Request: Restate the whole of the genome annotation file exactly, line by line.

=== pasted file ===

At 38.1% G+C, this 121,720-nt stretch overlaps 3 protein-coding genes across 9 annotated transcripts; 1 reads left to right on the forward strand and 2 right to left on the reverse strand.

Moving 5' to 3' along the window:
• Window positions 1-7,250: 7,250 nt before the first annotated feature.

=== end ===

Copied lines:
At 38.1% G+C, this 121,720-nt stretch overlaps 3 protein-coding genes across 9 annotated transcripts; 1 reads left to right on the forward strand and 2 right to left on the reverse strand.

Moving 5' to 3' along the window:
• Window positions 1-7,250: 7,250 nt before the first annotated feature.